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UB Reporter

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Calendar

UB community weighs in on proposed calendar revision

By SUE WUETCHER

Published May 2, 2013

More than 150 members of the UB and broader Western New York communities have weighed in on a proposed academic calendar revision recommended by the Faculty Senate Executive Committee that would include the Jewish holy days of Rosh Hashana and Yom Kippur as recognized class days.

The UB administration had sought the input before making a decision on the proposal.

Faculty, staff, students and members of the broader community provided their questions, concerns and observations via online comment forms in the UB Reporter and My UB.

Many of those offering feedback noted that holding classes on the Jewish holy days would reflect negatively on the university and pose a severe hardship for Jewish students, faculty and staff—many of whom travel to observe the days with their families—and force them to choose between religion and academic success. Many students and faculty chose to attend and work at UB because the university has not held classes on these days, and it may affect recruitment of Jewish faculty and students, they said.

“If you choose to change the academic calendar and disregard these two major holidays, you will give prospective students and professors a reason to go elsewhere,” said a UB alumnus.

A second-year occupational therapy student noted that in making the final decision on a college, “UB stood out because of its large Jewish population. Having a strong Jewish background, this aspect attracted me because of the observance of Rosh Hashana and Yom Kippur.”

Others said that not holding classes on the Jewish holy days is disruptive to academic instruction, particularly for recitations, studios, laboratory classes and lectures that are scheduled only once a week.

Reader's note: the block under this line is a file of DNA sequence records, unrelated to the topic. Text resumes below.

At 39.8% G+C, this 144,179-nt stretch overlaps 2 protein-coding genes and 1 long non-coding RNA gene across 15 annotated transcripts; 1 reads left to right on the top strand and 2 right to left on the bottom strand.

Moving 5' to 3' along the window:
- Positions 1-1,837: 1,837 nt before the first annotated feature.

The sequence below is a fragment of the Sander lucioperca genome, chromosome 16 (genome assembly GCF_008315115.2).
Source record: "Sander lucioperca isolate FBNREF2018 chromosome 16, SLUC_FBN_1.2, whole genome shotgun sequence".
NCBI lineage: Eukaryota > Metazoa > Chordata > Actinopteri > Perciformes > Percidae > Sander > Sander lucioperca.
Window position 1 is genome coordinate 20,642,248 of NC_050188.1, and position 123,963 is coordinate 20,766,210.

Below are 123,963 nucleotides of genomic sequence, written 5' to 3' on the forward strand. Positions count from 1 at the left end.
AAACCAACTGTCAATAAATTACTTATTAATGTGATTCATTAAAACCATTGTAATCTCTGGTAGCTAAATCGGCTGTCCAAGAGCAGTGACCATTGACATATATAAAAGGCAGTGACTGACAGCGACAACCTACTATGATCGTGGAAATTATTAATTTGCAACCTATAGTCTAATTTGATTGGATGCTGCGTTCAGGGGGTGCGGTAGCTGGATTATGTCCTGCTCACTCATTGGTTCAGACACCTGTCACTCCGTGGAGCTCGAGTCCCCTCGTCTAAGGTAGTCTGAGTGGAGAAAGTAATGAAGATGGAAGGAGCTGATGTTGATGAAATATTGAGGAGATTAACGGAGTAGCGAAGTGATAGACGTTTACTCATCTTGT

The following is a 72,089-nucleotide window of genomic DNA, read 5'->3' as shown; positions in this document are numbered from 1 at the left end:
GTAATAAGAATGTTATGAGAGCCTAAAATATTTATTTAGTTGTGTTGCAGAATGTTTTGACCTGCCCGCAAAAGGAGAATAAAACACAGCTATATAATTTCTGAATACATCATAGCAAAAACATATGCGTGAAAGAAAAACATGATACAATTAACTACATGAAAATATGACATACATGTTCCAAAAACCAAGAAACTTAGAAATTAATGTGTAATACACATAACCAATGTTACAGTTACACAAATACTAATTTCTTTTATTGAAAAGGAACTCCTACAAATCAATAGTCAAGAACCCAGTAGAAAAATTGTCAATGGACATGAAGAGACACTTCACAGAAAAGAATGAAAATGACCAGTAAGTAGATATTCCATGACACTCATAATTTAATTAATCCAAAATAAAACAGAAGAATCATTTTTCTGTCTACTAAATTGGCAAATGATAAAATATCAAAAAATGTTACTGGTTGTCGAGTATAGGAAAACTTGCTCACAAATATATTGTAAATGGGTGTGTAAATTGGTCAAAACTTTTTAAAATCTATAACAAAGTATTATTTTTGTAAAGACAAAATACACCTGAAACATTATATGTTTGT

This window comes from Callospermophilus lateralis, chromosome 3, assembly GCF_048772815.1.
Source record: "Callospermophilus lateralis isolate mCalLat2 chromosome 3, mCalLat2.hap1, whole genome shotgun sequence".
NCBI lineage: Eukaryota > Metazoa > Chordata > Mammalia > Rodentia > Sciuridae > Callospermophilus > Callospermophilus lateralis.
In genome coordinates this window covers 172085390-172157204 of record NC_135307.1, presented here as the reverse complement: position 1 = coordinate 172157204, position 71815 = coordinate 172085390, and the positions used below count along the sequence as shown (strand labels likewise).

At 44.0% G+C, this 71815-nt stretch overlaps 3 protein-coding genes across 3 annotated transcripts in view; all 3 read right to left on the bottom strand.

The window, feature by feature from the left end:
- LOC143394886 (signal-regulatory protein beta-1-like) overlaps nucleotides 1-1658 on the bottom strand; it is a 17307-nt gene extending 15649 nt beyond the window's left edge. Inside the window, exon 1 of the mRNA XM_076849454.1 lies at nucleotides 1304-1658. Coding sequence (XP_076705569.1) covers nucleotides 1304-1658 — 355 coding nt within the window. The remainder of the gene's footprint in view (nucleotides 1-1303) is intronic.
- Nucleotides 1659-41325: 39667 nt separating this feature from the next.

“I fully support holding classes on the Jewish holy days. The current schedule is disruptive to the academic week and promotes a sense of favoring a religion,” one respondent said.

But another pointed out that the number of faculty and students who are absent to observe the holy days “are sure to be nearly as ‘disruptive’ to class continuity as not holding classes at all.”

Other respondents said that holding classes on these holy days would be disrespectful of and discriminate against the Jewish population.

“If you make this change, I consider [it] a tacit endorsement by UB of Christianity, unless you plan on holding class on Christmas and Easter as well,” an alumnus said.

A former student added: “It would send a message to current and potential Jewish students (as well as the Jewish community in Western New York) that UB is not a welcoming place for them.”

Many noted that at a public institution such as UB, there should be a clear separation between church and state.

“Our academic calendar should not formally cancel classes on religious holidays unless those holidays are also national holidays (such as Christmas),” a respondent said.

Another added: “UB is a state school, and as such should not observe any religious holidays. If they choose to observe some, they should observe all.”

Others said that UB must put into place clear accommodation policies so that, in keeping with New York State law, students, staff and faculty who are absent to observe religious holy days can do so with no negative consequences.

“It is too much to ask the university to suspend classes for all these Jewish holidays, but the university must adopt a clear, explicit policy that requires all professors and teachers to accommodate the religious holidays of students,” a respondent said.

A final decision on the calendar is expected to be made by the end of the month by President Satish K. Tripathi, in consultation with Provost Charles F. Zukoski.

Any change to the calendar would apply only to the undergraduate and graduate calendars; the law, medical and dental schools follow their own approved calendars.

READER COMMENT

I firmly believe that this change will negatively impact the university's ability to attract and retain Jewish faculty, graduate students and undergraduate students. This issue speaks to the overall climate and degree of felt support that members of the UB Jewish community can expect. I appreciate the concerns for equity, but religious parity will never be obtained unless the winter break is scheduled to not accommodate Christmas. I hope that the administration will realize the potential hardship and harm this change will create for members of the UB Jewish community.

Jamie Ostrov